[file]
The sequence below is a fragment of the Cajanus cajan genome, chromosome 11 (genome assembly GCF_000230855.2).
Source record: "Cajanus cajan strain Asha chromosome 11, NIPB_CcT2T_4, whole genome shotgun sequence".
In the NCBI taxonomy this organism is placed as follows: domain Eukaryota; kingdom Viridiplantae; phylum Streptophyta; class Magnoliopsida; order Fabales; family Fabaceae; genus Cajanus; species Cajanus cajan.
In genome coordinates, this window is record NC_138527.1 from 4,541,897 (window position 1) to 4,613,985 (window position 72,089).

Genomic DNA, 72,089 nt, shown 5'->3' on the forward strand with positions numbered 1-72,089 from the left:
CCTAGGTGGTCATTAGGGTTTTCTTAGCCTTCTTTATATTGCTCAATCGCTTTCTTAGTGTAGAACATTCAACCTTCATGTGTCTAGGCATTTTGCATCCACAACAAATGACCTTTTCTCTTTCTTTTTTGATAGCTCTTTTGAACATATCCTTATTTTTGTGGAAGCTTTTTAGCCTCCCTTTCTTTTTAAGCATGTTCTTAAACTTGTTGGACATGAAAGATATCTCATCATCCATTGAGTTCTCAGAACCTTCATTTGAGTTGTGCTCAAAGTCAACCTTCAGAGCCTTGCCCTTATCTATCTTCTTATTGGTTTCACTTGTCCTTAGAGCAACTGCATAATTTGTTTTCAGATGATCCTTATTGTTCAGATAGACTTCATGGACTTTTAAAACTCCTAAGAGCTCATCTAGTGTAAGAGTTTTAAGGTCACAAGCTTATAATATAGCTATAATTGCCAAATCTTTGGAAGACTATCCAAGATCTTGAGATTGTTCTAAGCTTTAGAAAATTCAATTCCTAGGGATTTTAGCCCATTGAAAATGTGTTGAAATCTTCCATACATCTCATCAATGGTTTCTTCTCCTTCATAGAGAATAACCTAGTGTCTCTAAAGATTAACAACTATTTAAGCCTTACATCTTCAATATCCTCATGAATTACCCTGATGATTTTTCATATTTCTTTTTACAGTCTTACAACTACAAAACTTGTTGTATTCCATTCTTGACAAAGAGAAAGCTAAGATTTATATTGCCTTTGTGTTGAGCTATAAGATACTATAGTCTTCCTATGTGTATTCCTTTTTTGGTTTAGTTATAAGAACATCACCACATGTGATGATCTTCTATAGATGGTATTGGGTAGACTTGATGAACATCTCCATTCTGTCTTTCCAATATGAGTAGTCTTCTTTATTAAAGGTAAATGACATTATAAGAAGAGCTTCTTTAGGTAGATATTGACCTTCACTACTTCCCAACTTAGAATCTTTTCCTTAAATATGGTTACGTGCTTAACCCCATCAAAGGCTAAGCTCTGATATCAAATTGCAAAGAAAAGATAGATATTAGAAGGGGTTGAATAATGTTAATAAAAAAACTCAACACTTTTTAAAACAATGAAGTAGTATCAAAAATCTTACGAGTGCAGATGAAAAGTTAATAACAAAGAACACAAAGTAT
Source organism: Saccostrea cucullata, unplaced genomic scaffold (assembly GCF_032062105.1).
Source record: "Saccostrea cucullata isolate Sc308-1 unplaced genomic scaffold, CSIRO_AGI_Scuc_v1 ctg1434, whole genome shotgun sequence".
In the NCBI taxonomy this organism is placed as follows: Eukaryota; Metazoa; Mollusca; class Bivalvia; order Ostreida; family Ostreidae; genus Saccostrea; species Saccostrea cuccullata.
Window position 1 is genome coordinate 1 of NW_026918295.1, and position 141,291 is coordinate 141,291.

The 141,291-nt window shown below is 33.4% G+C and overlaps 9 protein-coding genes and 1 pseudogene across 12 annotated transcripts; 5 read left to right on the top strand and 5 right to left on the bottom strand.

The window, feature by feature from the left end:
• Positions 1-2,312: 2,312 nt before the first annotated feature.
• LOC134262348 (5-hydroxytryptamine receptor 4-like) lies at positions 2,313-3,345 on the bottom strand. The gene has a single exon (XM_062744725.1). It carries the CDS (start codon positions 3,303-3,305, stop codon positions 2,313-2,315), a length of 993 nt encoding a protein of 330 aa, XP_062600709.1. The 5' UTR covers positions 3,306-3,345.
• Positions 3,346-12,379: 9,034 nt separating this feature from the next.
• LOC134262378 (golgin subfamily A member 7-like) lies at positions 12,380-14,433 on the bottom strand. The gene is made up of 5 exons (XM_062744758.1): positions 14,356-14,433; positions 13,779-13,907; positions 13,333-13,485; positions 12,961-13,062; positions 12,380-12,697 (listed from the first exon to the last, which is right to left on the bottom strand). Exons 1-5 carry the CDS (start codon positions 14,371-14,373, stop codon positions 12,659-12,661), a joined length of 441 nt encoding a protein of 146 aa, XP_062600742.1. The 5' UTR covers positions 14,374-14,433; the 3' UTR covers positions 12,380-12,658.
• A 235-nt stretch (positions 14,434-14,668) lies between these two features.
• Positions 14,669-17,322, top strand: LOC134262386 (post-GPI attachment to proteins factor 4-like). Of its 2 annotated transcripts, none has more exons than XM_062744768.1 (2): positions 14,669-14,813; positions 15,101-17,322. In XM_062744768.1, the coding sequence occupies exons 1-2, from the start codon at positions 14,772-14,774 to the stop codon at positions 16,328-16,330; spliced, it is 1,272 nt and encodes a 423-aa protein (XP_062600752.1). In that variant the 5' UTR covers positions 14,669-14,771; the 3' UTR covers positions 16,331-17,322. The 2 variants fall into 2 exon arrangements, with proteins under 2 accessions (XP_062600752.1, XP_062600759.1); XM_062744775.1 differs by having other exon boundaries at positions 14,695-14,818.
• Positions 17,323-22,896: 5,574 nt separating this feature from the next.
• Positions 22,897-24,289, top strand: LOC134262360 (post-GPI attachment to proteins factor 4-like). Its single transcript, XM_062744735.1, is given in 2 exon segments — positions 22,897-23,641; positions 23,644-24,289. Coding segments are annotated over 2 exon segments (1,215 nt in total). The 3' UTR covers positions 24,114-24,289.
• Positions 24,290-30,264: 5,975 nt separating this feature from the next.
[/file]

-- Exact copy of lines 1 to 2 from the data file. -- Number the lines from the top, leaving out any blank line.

The sequence below is a fragment of the Cajanus cajan genome, chromosome 11 (genome assembly GCF_000230855.2).
Source record: "Cajanus cajan strain Asha chromosome 11, NIPB_CcT2T_4, whole genome shotgun sequence".